170 6. PHYSIOLOGY OF PHOTOPERIODIC FLORAL INDUCTION

TABLE 6.11 Examples of failure to transfer flowering by grafting.

Donor

Sedum spectabile (LDP)

Cestrum diurnum (LSDP) Cestrum nocturnum Ipomoea repens (SDP)

/. batatas early blooming cv Kleinia articulata K. repens (LSDP) Nicotiana tabacum

Maryland Mammoth Silene cucubalis Silene armeria (LDP) Aster savatieri (LDP) Coreopsis lanceolata (LDP)

Receptor

Bryophyllum daigremontianum (LSDP) C. nocturnum (LDP) C. diurnum

I. batatas non-flowering cv

I. batatas non-flowering cv K. articulata (SDP) K. articulata (SDP) N. tabacum

Maryland Mammoth (SDP) S. cucubalis (LDP) S. gallica (LDP) Xanthium strumarium (SDP) Xanthium strumarium (SDP)

Comments

Reciprocal graft effective. S. spectabile is effective donor for Brassica crenatum

Flowering of a non-flowering cv of I. batatas achieved by graft with other early flowering cvs

Reciprocal graft succcessful No known success for this combination

Examples taken from Grayling (1988).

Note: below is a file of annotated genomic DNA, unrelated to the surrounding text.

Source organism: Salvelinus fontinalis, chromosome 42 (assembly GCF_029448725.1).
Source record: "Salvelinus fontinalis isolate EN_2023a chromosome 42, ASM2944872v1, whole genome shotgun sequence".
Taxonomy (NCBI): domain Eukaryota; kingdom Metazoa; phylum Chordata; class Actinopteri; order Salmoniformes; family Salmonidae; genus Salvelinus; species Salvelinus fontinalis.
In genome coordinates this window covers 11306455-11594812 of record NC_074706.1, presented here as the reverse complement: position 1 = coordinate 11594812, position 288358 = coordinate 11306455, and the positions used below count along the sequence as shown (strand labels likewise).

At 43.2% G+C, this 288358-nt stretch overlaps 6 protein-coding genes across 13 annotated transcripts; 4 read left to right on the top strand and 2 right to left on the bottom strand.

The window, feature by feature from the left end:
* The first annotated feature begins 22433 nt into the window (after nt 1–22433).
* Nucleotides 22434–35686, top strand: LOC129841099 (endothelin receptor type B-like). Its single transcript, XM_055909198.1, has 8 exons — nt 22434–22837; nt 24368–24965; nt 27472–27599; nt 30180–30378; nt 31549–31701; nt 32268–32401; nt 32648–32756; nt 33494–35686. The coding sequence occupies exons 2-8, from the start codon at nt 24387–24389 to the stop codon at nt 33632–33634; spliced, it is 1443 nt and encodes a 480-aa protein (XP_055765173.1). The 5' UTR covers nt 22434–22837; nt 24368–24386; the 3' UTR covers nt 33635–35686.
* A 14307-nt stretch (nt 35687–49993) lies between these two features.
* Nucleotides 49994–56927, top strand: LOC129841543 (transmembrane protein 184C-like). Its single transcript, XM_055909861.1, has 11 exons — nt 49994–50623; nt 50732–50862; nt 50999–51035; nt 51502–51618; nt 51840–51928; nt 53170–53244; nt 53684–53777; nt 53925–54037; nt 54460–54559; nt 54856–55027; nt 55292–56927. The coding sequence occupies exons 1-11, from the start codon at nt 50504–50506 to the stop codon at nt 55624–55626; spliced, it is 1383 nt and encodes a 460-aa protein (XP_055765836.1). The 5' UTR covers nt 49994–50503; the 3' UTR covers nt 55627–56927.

tobacco cultivars were successful donors of flowering to Maryland Mammoth (Lang, 1987). Within the family Chenopodiaceae, transmission from the SDP Chenopodium to the LDP Blitum occurred without defoliation of the receptor shoot whereas, to obtain the reciprocal transfer, it was necessary both to remove mature leaves from the Chenopodium receptor and to remove flowers from the Blitum donor (Jacques and Leroux, 1979). Another case involves members of the Compositae. The SDP Kleinia articulata caused flowering in the LSDP K. repens but not vice versa (Kulkarni and Schwabe, 1984). There are, of course, a number of possible explanations for the failure to obtain graft transmission of flowering, other than differences in the identity of the stimulus. Assimilate movement from donor to receptor may not have been assured (in Impatiens balsamina, the flowering effect was not transmitted between branches when the receptor shoot was defoliated, unless the apical bud was also removed (Sawhney et al„ 1978); tissue union may not have been established; there may have been inhibitory effects within the receptor plant; the amount of stimulus produced by the donor leaves may differ between species, as could the sensitivity of the apical meristems of the receptor to the arriving stimulus (donor plants of Pharbitis nil required 4 SD in order to induce flowering in receptors of Ipomaea batatas, whereas Pharbitis itself requires only a single SD (Takeno, 1991)).